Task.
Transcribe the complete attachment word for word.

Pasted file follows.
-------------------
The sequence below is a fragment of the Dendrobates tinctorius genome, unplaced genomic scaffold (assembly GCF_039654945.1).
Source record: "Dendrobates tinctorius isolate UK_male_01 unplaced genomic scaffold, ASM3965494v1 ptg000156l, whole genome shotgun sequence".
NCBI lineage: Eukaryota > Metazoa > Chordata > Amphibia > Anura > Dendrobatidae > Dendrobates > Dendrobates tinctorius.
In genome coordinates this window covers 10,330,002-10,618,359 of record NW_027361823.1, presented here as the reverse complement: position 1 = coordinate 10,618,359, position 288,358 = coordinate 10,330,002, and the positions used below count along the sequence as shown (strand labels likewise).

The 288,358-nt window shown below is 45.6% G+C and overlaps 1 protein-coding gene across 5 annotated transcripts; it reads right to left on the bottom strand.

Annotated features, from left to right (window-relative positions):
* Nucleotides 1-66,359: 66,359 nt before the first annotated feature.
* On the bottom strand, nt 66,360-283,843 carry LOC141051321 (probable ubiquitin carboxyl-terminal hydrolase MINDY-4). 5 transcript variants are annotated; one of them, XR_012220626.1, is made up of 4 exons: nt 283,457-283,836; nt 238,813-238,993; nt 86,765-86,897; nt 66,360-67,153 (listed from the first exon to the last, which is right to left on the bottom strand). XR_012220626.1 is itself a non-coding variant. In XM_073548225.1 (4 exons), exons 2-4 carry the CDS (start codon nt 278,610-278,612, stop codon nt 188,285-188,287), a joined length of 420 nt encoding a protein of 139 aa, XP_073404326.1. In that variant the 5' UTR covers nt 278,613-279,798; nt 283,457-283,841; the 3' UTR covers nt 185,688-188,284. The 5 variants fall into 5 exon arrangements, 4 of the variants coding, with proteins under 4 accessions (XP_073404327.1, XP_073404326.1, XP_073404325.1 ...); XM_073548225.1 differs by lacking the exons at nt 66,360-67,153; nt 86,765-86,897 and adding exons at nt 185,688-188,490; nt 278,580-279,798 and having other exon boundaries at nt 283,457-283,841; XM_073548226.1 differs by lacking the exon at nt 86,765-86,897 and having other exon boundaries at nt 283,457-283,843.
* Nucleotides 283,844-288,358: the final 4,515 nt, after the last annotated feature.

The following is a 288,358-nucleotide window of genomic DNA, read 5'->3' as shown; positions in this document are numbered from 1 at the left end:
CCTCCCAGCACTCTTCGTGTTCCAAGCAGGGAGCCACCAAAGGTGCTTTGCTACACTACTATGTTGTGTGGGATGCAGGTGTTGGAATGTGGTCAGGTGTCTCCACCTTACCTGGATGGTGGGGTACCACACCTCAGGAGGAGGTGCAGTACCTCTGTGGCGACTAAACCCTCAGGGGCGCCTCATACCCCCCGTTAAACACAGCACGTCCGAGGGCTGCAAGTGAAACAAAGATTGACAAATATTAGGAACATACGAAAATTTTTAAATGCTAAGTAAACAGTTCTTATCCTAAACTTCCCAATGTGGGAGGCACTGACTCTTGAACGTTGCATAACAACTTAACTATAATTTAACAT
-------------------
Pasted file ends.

The sequence below is a fragment of the Dendrobates tinctorius genome, unplaced genomic scaffold (assembly GCF_039654945.1).
Source record: "Dendrobates tinctorius isolate UK_male_01 unplaced genomic scaffold, ASM3965494v1 ptg000156l, whole genome shotgun sequence".
NCBI lineage: Eukaryota > Metazoa > Chordata > Amphibia > Anura > Dendrobatidae > Dendrobates > Dendrobates tinctorius.
In genome coordinates this window covers 10,330,002-10,618,359 of record NW_027361823.1, presented here as the reverse complement: position 1 = coordinate 10,618,359, position 288,358 = coordinate 10,330,002, and the positions used below count along the sequence as shown (strand labels likewise).

The 288,358-nt window shown below is 45.6% G+C and overlaps 1 protein-coding gene across 5 annotated transcripts; it reads right to left on the bottom strand.

Annotated features, from left to right (window-relative positions):
* Nucleotides 1-66,359: 66,359 nt before the first annotated feature.
* On the bottom strand, nt 66,360-283,843 carry LOC141051321 (probable ubiquitin carboxyl-terminal hydrolase MINDY-4). 5 transcript variants are annotated; one of them, XR_012220626.1, is made up of 4 exons: nt 283,457-283,836; nt 238,813-238,993; nt 86,765-86,897; nt 66,360-67,153 (listed from the first exon to the last, which is right to left on the bottom strand). XR_012220626.1 is itself a non-coding variant. In XM_073548225.1 (4 exons), exons 2-4 carry the CDS (start codon nt 278,610-278,612, stop codon nt 188,285-188,287), a joined length of 420 nt encoding a protein of 139 aa, XP_073404326.1. In that variant the 5' UTR covers nt 278,613-279,798; nt 283,457-283,841; the 3' UTR covers nt 185,688-188,284. The 5 variants fall into 5 exon arrangements, 4 of the variants coding, with proteins under 4 accessions (XP_073404327.1, XP_073404326.1, XP_073404325.1 ...); XM_073548225.1 differs by lacking the exons at nt 66,360-67,153; nt 86,765-86,897 and adding exons at nt 185,688-188,490; nt 278,580-279,798 and having other exon boundaries at nt 283,457-283,841; XM_073548226.1 differs by lacking the exon at nt 86,765-86,897 and having other exon boundaries at nt 283,457-283,843.
* Nucleotides 283,844-288,358: the final 4,515 nt, after the last annotated feature.

The following is a 288,358-nucleotide window of genomic DNA, read 5'->3' as shown; positions in this document are numbered from 1 at the left end:
CCTCCCAGCACTCTTCGTGTTCCAAGCAGGGAGCCACCAAAGGTGCTTTGCTACACTACTATGTTGTGTGGGATGCAGGTGTTGGAATGTGGTCAGGTGTCTCCACCTTACCTGGATGGTGGGGTACCACACCTCAGGAGGAGGTGCAGTACCTCTGTGGCGACTAAACCCTCAGGGGCGCCTCATACCCCCCGTTAAACACAGCACGTCCGAGGGCTGCAAGTGAAACAAAGATTGACAAATATTAGGAACATACGAAAATTTTTAAATGCTAAGTAAACAGTTCTTATCCTAAACTTCCCAATGTGGGAGGCACTGACTCTTGAACGTTGCATAACAACTTAACTATAATTTAACAT